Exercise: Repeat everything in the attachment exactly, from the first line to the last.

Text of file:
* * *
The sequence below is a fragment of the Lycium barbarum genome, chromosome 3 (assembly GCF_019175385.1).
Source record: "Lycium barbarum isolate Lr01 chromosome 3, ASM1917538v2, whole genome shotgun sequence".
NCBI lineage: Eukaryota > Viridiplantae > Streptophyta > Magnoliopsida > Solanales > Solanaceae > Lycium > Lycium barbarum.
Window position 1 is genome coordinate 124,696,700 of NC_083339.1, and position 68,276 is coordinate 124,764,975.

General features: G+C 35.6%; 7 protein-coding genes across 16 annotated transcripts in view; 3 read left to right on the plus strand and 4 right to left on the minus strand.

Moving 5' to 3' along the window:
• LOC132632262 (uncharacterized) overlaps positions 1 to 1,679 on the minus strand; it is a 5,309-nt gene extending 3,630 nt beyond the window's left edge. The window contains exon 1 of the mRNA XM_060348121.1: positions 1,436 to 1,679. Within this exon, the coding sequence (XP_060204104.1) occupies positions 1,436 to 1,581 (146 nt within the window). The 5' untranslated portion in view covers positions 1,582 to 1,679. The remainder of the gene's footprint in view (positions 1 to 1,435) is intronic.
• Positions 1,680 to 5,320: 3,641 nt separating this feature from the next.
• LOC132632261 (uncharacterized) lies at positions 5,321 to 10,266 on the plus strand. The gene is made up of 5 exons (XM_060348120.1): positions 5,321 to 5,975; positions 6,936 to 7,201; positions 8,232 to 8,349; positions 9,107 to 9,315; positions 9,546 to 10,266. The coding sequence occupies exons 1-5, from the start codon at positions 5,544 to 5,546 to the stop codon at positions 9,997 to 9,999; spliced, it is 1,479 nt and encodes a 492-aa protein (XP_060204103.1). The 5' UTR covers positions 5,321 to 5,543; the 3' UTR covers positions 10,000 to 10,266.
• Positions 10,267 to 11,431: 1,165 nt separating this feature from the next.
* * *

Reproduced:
The sequence below is a fragment of the Lycium barbarum genome, chromosome 3 (assembly GCF_019175385.1).
Source record: "Lycium barbarum isolate Lr01 chromosome 3, ASM1917538v2, whole genome shotgun sequence".
NCBI lineage: Eukaryota > Viridiplantae > Streptophyta > Magnoliopsida > Solanales > Solanaceae > Lycium > Lycium barbarum.
Window position 1 is genome coordinate 124,696,700 of NC_083339.1, and position 68,276 is coordinate 124,764,975.

General features: G+C 35.6%; 7 protein-coding genes across 16 annotated transcripts in view; 3 read left to right on the plus strand and 4 right to left on the minus strand.

Moving 5' to 3' along the window:
• LOC132632262 (uncharacterized) overlaps positions 1 to 1,679 on the minus strand; it is a 5,309-nt gene extending 3,630 nt beyond the window's left edge. The window contains exon 1 of the mRNA XM_060348121.1: positions 1,436 to 1,679. Within this exon, the coding sequence (XP_060204104.1) occupies positions 1,436 to 1,581 (146 nt within the window). The 5' untranslated portion in view covers positions 1,582 to 1,679. The remainder of the gene's footprint in view (positions 1 to 1,435) is intronic.
• Positions 1,680 to 5,320: 3,641 nt separating this feature from the next.
• LOC132632261 (uncharacterized) lies at positions 5,321 to 10,266 on the plus strand. The gene is made up of 5 exons (XM_060348120.1): positions 5,321 to 5,975; positions 6,936 to 7,201; positions 8,232 to 8,349; positions 9,107 to 9,315; positions 9,546 to 10,266. The coding sequence occupies exons 1-5, from the start codon at positions 5,544 to 5,546 to the stop codon at positions 9,997 to 9,999; spliced, it is 1,479 nt and encodes a 492-aa protein (XP_060204103.1). The 5' UTR covers positions 5,321 to 5,543; the 3' UTR covers positions 10,000 to 10,266.
• Positions 10,267 to 11,431: 1,165 nt separating this feature from the next.